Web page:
Thursday, June 2, 2011

Rose Petal Jelly

Lynn at Woodridge Country Living did a post a couple of days ago on making Rose Petal Jelly. Since my two roses were in full bloom, I thought that I would give it a try. I have a white rose and a red rose. The recipe says to use your most fragrant roses to make the jelly. Wouldn't you know white roses smell heavenly and the red roses have basically no fragrance at all! I decided to use mostly white rose petals and add some of the red rose petals for color.

Rose Petal Jelly

· 1 1/2 cups Rose petals, tightly packed
· 2 1/4 cups water
· 2 Tablespoons lemon juice
· 3 1/2 cups sugar (preferably white sugar)
· 3 oz packet liquid pectin

Gather fresh Rose petals to measure 1 1/2 cups tightly packed. Rinse petals and pat dry. Place petals in large pot and bruise petals so the scent and color can be extracted.

Add 2 1/4 cups of water to the petals in the pot and heat to boil. Turn down heat and simmer for several minutes, making sure the petals impart their color in the water. More than likely, the water will appear somewhat grey — the color will brighten with the addition of some lemon juice.

I used a potato masher and mashed the petals to extract the color and fragrance as the petals simmered.
After the Rose petals have simmered for a few minutes, remove from heat. Using a fine sieve, strain the petals from the liquid.  Discard the petals and measure 1 3/4 cups of the distilled liquid for the jelly. Return the liquid to the pot, then add 2 Tablespoons of lemon juice and stir. The petal water will brighten significantly.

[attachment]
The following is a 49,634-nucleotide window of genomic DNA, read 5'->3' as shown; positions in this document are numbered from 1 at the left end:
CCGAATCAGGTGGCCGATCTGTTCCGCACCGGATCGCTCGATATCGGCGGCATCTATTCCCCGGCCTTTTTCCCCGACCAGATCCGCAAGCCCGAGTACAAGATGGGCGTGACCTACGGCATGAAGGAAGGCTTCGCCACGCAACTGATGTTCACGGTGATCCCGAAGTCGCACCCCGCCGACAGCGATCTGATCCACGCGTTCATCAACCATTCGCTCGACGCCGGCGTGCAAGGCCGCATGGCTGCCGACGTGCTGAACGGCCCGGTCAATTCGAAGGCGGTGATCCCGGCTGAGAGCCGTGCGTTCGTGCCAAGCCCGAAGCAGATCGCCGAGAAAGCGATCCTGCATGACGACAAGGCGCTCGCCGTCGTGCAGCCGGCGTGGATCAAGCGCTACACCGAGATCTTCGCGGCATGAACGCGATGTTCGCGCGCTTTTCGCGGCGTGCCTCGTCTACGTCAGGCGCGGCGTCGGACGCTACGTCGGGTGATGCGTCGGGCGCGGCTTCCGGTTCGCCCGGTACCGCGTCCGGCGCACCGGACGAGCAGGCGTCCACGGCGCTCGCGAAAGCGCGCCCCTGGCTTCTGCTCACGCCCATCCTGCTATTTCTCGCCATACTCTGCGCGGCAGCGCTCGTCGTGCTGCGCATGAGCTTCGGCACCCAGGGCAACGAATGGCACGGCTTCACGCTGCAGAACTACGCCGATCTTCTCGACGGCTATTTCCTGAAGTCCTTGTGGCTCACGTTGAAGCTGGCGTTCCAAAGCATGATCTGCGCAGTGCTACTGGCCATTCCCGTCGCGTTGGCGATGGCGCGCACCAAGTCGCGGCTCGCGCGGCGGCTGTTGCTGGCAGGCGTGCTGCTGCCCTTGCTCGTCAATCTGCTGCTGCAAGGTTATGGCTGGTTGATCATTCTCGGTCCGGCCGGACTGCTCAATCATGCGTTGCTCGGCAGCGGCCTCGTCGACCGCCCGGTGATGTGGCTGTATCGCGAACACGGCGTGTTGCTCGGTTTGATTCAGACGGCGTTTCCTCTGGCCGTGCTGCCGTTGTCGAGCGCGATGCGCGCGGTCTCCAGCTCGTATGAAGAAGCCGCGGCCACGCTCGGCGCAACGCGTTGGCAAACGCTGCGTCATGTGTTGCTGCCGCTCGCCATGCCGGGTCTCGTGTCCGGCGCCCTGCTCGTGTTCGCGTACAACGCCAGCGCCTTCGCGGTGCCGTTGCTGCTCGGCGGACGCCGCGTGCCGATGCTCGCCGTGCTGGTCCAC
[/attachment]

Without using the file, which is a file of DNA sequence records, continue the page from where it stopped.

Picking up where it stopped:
This is the liquid before I added the lemon's beautiful!
Add the sugar and stir to dissolve, then heat to boil, stirring constantly. Boil for 1 minute. Add liquid pectin and return to hard boil. Then allow jelly to boil for 1 minute while stirring continually.

Remove from heat and ladle jelly into 4 sterilized half-pint jars leaving 1/4-inch headspace. Add sterilized lids and rings. Process in water bath for 5 minutes.

Yield: about 4 half pints

The jelly turned out beautiful and the flavor is absolutely heavenly! We decided that this will be our special unusual jelly of the season to give as gifts for the Holidays. I am going to make one more batch in a few days.

The yield was almost 5 half pints. The almost full half pint is our frig. Please note: Do not use any flowers that have been treated with any chemicals!